86,212 more people died in the Unites States in 2015 than in 2014, an increase of 0.1/year. This means that life expectancy for Americans aged 25 to 85 is getting shorter by about 6 months. While these numbers might seem small they are not insignificant because they follow a troubling trend for American life expectancy which, over the past three years, remained static while other developed countries life expectancy rates increased. This coupled with the knowledge that deaths due to heart disease increased and that diseases or illnesses related to heart disease, such as diabetes and obesity, are increasing steadily is cause for concern.
1 Graph courtesy of the CDC
This decrease in life expectancy cannot be specifically attributed to any one cause of death because that is simply too hard to quantify. The CDC research found that while the ten leading causes of death (heart disease, cancer, chronic lower respiratory diseases, unintentional injuries, stroke, Alzheimer’s disease, diabetes, influenza and pneumonia, kidney disease, and suicide) remained the same, they all experienced an incremental increase including a notable increase in heart disease (of 0.9%) and diabetes (of 1.9%) 1. Also notably was the 1.7% decrease in loss of life to cancer, which the CDC attributes to medical advancements, and population education, in both cancer diagnosis and treatment. The next step may be to take the same initiatives and apply them countering obesity and diabetes in order to help prevent further decreased life expectancy due to heart disease.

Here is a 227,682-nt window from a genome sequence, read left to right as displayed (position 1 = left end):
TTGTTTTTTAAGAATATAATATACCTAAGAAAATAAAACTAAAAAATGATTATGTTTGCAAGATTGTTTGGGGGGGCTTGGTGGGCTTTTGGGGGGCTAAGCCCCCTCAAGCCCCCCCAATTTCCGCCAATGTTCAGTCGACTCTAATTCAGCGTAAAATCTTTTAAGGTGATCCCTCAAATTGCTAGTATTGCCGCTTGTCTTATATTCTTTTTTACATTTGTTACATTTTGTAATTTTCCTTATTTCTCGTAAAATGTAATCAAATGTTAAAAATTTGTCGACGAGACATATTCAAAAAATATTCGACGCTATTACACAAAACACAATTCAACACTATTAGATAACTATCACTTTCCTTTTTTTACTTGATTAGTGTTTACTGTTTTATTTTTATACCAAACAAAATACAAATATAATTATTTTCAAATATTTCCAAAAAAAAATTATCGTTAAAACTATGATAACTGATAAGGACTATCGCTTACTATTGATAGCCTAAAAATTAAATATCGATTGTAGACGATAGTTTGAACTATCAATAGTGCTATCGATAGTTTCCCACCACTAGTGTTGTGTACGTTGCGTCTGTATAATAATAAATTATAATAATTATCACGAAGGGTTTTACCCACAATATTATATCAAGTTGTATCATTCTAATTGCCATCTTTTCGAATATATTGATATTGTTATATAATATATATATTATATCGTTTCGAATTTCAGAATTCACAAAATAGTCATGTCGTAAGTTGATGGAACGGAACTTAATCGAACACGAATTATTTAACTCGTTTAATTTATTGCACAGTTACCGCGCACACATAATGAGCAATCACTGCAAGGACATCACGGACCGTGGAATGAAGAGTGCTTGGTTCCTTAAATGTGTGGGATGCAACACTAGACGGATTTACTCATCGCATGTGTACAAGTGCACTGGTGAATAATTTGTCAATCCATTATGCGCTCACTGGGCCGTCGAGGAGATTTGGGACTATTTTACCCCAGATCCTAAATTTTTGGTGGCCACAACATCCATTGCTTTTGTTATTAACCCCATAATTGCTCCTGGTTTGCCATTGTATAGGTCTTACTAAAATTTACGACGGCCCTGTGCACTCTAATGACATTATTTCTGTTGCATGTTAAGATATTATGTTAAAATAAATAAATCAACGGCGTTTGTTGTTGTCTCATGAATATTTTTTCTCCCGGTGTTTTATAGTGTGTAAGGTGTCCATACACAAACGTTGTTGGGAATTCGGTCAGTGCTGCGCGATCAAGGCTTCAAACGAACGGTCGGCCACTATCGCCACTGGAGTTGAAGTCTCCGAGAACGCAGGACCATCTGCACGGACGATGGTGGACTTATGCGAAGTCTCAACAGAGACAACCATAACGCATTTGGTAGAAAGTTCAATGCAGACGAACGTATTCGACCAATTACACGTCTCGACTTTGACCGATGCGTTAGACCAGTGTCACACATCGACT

Indeed, over the past 30 years, the number of Americans with diagnosed diabetes has increased from 5.5 million to 22 million, and the estimated number of people with undiagnosed or pre-diabetes is as many as 50% of Americans today 2. The spread of obesity and diabetes has increased exponentially over the past few years, and if this has started effecting life expectancy, then we can project a continued to decline in length of life.
You can read the original research here:
Research on diabetes here:
2. https://www.cdc.gov/diabetes/statistics/prev/national/figpersons.htm” target=”_blank”>https://www.cdc.gov/diabetes/statistics/prev/national/figpersons.htm”>https://www.cdc.gov/diabetes/statistics/prev/national/figpersons.htm [return]